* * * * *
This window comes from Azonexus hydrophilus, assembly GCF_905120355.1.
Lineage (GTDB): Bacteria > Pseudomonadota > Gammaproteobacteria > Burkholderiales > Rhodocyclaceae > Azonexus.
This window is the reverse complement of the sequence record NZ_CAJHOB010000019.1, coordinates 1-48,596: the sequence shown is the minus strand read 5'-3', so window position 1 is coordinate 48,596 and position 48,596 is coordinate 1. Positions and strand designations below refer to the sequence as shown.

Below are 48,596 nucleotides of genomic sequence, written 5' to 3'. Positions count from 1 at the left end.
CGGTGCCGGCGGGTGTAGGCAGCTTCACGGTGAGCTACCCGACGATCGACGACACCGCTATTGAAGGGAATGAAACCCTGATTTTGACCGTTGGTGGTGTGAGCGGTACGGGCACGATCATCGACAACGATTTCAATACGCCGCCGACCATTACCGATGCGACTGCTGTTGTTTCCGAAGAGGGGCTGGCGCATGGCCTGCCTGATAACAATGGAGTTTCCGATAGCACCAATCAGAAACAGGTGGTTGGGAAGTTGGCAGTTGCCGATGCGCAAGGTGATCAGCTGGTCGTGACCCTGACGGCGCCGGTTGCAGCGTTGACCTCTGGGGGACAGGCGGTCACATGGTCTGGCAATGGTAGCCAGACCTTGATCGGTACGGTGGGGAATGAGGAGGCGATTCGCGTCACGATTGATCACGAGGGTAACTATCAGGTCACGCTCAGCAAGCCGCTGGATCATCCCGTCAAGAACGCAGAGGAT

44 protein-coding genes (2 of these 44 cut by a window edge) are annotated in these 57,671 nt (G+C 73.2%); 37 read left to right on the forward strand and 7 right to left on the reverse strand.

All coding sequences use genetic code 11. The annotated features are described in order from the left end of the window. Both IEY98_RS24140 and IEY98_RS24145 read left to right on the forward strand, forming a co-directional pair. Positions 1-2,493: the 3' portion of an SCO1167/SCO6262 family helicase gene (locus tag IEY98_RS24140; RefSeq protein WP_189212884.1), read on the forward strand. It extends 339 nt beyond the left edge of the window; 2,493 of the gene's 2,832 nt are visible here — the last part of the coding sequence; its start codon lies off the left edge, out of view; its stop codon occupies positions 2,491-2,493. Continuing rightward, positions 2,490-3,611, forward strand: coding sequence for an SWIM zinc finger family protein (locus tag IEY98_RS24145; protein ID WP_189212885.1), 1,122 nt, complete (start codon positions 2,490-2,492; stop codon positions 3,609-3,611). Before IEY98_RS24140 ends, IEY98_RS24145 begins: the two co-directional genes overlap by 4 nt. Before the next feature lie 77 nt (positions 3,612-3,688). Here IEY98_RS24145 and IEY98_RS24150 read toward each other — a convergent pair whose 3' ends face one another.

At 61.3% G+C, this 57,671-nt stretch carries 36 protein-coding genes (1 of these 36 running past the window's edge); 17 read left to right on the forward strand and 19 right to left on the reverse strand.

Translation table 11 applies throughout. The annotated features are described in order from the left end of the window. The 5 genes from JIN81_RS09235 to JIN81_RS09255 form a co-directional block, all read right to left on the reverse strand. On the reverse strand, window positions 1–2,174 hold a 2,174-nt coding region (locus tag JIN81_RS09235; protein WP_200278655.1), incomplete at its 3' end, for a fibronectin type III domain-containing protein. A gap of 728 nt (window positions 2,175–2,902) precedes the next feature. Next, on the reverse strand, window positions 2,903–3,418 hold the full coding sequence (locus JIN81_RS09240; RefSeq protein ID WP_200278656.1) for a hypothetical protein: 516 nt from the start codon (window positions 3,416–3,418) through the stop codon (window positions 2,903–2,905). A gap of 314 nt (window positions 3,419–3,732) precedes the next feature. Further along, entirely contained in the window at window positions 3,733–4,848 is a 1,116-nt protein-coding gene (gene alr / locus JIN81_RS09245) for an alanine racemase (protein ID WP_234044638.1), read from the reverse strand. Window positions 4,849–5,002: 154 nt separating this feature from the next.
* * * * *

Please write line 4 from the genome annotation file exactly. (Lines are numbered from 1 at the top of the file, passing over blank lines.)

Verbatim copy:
Below are 48,596 nucleotides of genomic sequence, written 5' to 3'. Positions count from 1 at the left end.